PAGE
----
Mosso, Rackspace’s cloud computing subsidiary, is an advanced cloud computing offering that eliminates the cost and complexity of scaling web infrastructure, specifically for developers and companies looking to deploy large web applications. Mosso enables developers to get their applications up and running in three easy steps: choose a domain, select operating system of choice and set default technology. Developers do not need to worry about underlying technology such as servers, VPS’s or operating systems. The new solution combines a ‘best-practices’ hosting environment with easy online management — allowing the developer to choose the framework that best meets their needs. Mosso’s new utility pricing model ensures that subscribers then pay for only the capacity they use. The Hosting Cloud supports Windows and Linux platforms as well as leading technologies such as PHP, Ruby on Rails and .NET.

Rackspace will also continue research on cloud computing for the enterprise. Although the technology isn’t quite there and the market isn’t ready for it, once cloud computing makes sense for the enterprise and when the technology is mature enough to support this market, we hope to be addressing those needs for our customers.

Tell us something about Mosso?

As I mentioned earlier, Mosso is a Rackspace company that was founded by two former Rackspace employees. The Hosting Cloud was created by Mosso to give developers access to the benefits of cloud computing without the technical complexities and trade-offs associated with existing solutions. To execute its vision, Mosso tapped into Rackspace’s technology expertise and deep resources to develop the standards-based cloud computing technology that now runs The Hosting Cloud.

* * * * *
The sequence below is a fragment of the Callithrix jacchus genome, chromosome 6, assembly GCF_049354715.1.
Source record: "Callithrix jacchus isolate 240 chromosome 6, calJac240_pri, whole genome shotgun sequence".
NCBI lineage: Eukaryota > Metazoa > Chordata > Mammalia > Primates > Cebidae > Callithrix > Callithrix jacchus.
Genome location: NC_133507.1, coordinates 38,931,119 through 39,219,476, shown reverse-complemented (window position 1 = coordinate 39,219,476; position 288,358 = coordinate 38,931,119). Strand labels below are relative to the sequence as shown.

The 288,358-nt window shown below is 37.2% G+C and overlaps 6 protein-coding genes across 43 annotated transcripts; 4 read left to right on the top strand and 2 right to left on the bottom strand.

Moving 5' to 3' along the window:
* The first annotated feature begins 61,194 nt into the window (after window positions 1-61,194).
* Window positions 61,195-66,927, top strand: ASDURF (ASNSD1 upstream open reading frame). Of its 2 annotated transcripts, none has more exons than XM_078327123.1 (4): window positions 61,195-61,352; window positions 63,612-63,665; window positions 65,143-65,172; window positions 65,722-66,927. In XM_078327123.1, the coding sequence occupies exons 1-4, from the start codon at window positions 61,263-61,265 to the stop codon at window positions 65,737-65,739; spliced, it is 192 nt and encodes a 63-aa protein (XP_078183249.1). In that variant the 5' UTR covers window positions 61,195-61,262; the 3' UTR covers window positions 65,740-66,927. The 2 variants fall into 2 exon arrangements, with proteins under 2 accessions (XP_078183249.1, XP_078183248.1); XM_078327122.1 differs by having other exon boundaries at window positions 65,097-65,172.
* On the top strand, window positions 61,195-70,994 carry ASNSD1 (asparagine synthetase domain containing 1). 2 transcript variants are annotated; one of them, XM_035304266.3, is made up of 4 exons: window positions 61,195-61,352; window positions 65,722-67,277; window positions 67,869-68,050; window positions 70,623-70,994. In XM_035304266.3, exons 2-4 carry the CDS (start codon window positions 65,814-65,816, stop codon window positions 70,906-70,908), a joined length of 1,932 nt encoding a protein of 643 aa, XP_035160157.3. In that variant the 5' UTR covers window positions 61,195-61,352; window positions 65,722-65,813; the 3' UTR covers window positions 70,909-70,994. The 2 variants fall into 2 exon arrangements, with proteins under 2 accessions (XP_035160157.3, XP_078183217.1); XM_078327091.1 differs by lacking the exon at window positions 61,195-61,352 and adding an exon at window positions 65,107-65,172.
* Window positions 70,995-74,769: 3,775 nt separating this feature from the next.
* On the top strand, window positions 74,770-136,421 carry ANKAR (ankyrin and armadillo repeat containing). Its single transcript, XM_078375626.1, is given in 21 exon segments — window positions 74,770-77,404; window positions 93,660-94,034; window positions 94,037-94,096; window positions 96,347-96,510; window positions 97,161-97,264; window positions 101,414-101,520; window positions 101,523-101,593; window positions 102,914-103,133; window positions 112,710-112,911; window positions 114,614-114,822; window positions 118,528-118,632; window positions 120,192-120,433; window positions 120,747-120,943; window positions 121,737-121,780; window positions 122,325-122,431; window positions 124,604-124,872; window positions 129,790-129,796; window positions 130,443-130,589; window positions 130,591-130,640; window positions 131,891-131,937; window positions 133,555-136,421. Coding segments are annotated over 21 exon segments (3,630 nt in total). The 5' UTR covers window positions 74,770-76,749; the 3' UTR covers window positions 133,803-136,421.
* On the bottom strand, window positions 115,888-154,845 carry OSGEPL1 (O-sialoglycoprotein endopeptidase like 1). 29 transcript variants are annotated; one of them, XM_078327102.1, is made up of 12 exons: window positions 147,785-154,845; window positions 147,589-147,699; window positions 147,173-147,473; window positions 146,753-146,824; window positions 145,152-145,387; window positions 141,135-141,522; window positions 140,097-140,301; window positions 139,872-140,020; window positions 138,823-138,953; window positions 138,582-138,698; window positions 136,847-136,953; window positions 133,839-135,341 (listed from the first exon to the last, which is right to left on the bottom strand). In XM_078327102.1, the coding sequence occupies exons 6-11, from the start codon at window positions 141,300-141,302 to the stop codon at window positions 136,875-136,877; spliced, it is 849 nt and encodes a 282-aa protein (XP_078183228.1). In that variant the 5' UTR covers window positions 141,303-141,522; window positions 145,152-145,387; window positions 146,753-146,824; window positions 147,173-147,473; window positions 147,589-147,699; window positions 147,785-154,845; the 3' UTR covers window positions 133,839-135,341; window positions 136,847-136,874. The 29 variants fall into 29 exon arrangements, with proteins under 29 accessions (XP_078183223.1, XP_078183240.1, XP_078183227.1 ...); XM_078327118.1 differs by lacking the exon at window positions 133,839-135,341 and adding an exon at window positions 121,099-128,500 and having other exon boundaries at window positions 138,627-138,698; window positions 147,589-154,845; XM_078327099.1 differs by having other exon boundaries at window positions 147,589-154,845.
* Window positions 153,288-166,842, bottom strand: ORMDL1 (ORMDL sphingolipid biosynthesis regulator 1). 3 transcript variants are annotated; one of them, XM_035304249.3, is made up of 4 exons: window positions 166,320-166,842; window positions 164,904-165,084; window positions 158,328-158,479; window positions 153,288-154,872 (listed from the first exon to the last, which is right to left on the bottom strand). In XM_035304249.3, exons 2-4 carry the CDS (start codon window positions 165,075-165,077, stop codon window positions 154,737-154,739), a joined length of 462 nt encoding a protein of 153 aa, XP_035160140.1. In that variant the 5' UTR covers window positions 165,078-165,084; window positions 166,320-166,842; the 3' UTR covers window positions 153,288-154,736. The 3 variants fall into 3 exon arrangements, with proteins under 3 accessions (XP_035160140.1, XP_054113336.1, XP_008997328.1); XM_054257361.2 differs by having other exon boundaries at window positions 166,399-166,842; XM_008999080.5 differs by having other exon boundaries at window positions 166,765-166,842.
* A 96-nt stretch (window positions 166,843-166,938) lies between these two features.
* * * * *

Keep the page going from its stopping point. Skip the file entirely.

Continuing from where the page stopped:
Popular posts from this blog

Security: VMware Workstation 6 vulnerability

vulnerable software: VMware Workstation 6.0 for Windows, possible some other VMware products as well type of vulnerability: DoS, potential privilege escalation I found a vulnerability in VMware Workstation 6.0 which allows an unprivileged user in the host OS to crash the system and potentially run arbitrary code with kernel privileges. The issue is in the vmstor-60 driver, which is supposed to mount VMware images within the host OS. When sending the IOCTL code FsSetVoleInformation with subcode FsSetFileInformation with a large buffer and underreporting its size to at max 1024 bytes, it will underrun and potentially execute arbitrary code. Security focus

Larry Ellison's NetSuite IPO soars

Here at Google's Finance Bloomberg covering: NetSuite Inc., the software maker majority-owned by Oracle Corp.'s Larry Ellison, rose for a second day after its initial stock sale, advancing 10 percent as investors seek to tap demand for business programs. The San Mateo, California-based company's applications handle accounting, inventory management and sales tasks over the Internet. They were designed for firms with 1,000 or fewer employees. Small-business spending on that type of software will outpace corporate purchases through at least 2010, NetSuite said this week, citing research firm Gartner Inc. The stock rose $3.64 to $39.14 at 4 p.m. in New York Stock Exchange composite trading, after a 37 percent gain yesterday in its debut. The company raised $161.2 million, selling 6.2 million shares for $26 each. Bloomberg here.

Splunk that!

Saw this advert on Slashdot and went on to look for it and found the tour pretty neat to look at. Check out the demo too! So why would I need it? WHY NOT? I'd say. As an organization grows , new services, new data comes by, new logs start accumulating on the servers and it becomes increasingly difficult to look at all those logs, leave alone that you'd have time to read them and who cares about analysis as the time to look for those log files already makes your day, isn't it? Well a solution like this is a cool option to have your sysadmins/operators look at ONE PLACE and thus you don't have your administrators lurking around in your physical servers and *accidentally* messing up things there. Go ahead and give it a shot by downloading it and testing it. I'll give it a shot myself! Ok so I went ahead and installed it. Do this... [root@tarrydev Software]# ./splunk-Server-1.0.1-linux-installer.bin to install and this (if you screw up) [root@tarrydev Sof